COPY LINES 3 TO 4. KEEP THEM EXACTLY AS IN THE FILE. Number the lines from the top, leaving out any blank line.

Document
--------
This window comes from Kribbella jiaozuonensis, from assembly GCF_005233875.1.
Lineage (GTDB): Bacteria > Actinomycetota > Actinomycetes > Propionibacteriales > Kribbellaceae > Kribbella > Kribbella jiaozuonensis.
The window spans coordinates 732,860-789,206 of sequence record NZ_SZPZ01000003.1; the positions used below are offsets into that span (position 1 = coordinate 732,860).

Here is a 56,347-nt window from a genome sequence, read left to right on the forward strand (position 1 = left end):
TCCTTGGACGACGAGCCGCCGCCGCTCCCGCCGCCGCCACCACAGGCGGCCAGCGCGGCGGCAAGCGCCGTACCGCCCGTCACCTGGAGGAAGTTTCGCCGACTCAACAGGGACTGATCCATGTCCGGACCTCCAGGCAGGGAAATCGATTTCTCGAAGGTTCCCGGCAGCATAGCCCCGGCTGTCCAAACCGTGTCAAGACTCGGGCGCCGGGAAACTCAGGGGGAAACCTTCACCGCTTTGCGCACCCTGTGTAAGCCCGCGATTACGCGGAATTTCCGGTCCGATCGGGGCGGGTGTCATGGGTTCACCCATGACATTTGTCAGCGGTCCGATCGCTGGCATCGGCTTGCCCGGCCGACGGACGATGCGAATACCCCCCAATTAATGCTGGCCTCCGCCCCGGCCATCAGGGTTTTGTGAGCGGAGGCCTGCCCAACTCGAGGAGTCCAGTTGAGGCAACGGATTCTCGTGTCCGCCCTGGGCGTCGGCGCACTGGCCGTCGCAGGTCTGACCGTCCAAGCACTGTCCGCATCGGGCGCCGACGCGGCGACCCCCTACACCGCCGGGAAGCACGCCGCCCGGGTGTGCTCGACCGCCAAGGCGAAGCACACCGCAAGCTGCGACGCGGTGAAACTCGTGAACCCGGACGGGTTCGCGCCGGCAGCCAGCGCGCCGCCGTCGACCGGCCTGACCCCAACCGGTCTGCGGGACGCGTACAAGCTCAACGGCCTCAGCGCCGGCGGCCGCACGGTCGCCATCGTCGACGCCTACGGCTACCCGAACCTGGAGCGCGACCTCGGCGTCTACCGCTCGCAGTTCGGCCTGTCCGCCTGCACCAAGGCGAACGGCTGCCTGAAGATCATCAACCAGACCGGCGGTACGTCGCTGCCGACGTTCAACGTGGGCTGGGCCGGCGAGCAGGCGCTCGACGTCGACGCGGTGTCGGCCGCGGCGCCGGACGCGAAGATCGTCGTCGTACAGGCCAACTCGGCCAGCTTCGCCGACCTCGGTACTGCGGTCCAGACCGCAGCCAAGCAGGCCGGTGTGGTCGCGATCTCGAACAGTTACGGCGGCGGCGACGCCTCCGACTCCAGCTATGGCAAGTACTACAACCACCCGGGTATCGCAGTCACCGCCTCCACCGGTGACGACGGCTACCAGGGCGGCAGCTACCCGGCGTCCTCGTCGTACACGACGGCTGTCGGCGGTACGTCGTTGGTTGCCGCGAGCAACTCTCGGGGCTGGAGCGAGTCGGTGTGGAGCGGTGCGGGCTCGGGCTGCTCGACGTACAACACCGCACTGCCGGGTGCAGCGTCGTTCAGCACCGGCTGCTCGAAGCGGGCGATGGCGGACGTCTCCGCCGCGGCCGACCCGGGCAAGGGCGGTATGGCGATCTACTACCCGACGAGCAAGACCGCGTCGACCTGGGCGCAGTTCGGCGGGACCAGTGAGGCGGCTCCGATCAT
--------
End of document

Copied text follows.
The window spans coordinates 732,860-789,206 of sequence record NZ_SZPZ01000003.1; the positions used below are offsets into that span (position 1 = coordinate 732,860).

Here is a 56,347-nt window from a genome sequence, read left to right on the forward strand (position 1 = left end):